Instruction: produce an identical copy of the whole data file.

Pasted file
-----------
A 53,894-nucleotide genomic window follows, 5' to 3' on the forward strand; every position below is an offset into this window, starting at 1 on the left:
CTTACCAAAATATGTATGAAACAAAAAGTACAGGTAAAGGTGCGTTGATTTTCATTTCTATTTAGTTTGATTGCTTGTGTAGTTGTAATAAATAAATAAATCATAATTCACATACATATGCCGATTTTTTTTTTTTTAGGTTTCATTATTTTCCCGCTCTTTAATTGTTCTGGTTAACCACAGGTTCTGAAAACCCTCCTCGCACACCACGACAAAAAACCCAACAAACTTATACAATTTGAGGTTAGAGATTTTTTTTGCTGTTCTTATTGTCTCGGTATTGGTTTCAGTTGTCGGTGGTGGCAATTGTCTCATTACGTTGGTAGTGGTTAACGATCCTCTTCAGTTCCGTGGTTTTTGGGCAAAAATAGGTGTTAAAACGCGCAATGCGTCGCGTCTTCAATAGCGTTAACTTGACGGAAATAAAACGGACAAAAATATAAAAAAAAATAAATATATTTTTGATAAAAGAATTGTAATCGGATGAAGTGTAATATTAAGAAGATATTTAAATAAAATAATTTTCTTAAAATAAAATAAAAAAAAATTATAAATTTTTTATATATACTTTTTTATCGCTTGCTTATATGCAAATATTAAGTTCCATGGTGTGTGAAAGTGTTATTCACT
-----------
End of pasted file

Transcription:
A 53,894-nucleotide genomic window follows, 5' to 3' on the forward strand; every position below is an offset into this window, starting at 1 on the left:
CTTACCAAAATATGTATGAAACAAAAAGTACAGGTAAAGGTGCGTTGATTTTCATTTCTATTTAGTTTGATTGCTTGTGTAGTTGTAATAAATAAATAAATCATAATTCACATACATATGCCGATTTTTTTTTTTTTAGGTTTCATTATTTTCCCGCTCTTTAATTGTTCTGGTTAACCACAGGTTCTGAAAACCCTCCTCGCACACCACGACAAAAAACCCAACAAACTTATACAATTTGAGGTTAGAGATTTTTTTTGCTGTTCTTATTGTCTCGGTATTGGTTTCAGTTGTCGGTGGTGGCAATTGTCTCATTACGTTGGTAGTGGTTAACGATCCTCTTCAGTTCCGTGGTTTTTGGGCAAAAATAGGTGTTAAAACGCGCAATGCGTCGCGTCTTCAATAGCGTTAACTTGACGGAAATAAAACGGACAAAAATATAAAAAAAAATAAATATATTTTTGATAAAAGAATTGTAATCGGATGAAGTGTAATATTAAGAAGATATTTAAATAAAATAATTTTCTTAAAATAAAATAAAAAAAAATTATAAATTTTTTATATATACTTTTTTATCGCTTGCTTATATGCAAATATTAAGTTCCATGGTGTGTGAAAGTGTTATTCACT